Lastly, it is important to consider if the harasser’s abusive conduct was so severe or pervasive that it actually altered the work environment. In one case, Westendorf v. West Coast Contractors of Nevada, Inc., the plaintiff alleged a violation of Title VII based on her supervisor’s sexual remarks to her at work on four occasions over a three-month period. For example, he told her that she needed to clean a trailer in a French maid uniform and asked if women “got off” using a specific type of tampon. She was also asked by the supervisor and another co-worker if she was intimidated by another woman’s breast size, a woman they called “Double D.” The court decided that these remarks were not severe or pervasive enough to alter the plaintiff’s terms of employment under Title VII. A similar case came to the same conclusion but under California’s Fair Employment and Housing Act (FEHA). In this case, McCoy v. Pacific Maritime Association, the plaintiff’s coworkers made offensive and inappropriate remarks in her presence fewer than ten times across four months. These incidents included shouting and calling the plaintiff “stupid,” making crass comments about female employees’ buttocks, and making crude gestures towards an employee once her back was turned. The court decided that the comments, which were not generally directed at the plaintiff, were not so severe or pervasive that they changed the conditions of her employment.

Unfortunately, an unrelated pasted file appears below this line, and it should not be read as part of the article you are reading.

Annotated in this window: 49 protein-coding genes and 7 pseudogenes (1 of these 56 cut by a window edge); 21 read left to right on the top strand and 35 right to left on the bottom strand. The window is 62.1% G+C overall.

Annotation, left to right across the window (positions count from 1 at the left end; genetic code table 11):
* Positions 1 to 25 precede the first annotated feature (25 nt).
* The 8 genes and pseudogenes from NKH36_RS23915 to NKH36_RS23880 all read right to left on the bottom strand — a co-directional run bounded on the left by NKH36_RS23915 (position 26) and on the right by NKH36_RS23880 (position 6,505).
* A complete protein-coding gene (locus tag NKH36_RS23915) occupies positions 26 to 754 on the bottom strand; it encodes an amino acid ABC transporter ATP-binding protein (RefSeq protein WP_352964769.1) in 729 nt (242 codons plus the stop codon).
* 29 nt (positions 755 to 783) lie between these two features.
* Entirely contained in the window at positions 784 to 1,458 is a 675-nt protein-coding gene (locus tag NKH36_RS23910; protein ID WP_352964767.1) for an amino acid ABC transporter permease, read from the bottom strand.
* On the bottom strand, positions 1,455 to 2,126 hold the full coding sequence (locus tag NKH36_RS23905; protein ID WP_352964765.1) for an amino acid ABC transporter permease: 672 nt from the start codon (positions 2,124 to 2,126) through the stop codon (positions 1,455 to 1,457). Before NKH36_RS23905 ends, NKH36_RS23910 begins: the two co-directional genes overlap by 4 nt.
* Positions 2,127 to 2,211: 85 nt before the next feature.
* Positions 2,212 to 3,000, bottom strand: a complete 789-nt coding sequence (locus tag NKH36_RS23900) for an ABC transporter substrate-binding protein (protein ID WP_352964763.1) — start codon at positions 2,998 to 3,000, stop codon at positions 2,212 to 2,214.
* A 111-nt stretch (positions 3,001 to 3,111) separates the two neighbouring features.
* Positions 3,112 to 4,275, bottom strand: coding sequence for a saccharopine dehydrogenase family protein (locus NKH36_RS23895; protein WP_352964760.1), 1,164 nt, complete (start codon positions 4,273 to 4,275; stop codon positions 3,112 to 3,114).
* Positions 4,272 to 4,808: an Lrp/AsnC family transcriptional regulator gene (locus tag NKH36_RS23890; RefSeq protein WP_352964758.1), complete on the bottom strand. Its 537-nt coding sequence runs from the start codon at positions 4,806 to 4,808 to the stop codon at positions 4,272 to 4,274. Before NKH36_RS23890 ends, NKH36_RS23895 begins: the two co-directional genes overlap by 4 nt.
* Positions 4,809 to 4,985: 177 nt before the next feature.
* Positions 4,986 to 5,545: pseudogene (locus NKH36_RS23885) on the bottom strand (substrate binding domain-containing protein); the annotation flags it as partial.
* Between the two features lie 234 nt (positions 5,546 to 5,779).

Every situation is different and has its own nuances. Sometimes, one court will disagree with another on the facts or legal standards to employ in a given case. For that reason, it is very important when considering litigation for sex discrimination to speak with an experienced employment attorney, who can navigate the common pitfalls and obstacles posed by such cases and give you a better chance at getting justice.
  1. Drug testing in some cases
    Job applicants can be drug tested once they have received conditional offers, as long as they are all drug tested and it is not an issue of discrimination. For instance, an employer who only obliges African American applicants to take drug tests as a condition of employment would be in blatant violation of federal and state discrimination laws. For most jobs, random drug testing of current employees is typically considered unreasonable. Exceptions, of course, do exist and include employees who work in safety or security sensitive roles. Employers who have reasonable suspicions about illicit drug use can do a drug test; it is random ones that are unannounced and not previously consented to that are most problematic. Employers should have written policies about drug testing, which can be important to set employee expectations (recall that it is illegal for employers to violate their employees’ reasonable expectations of privacy).
  2. The imposition of medical exams or questions about medical information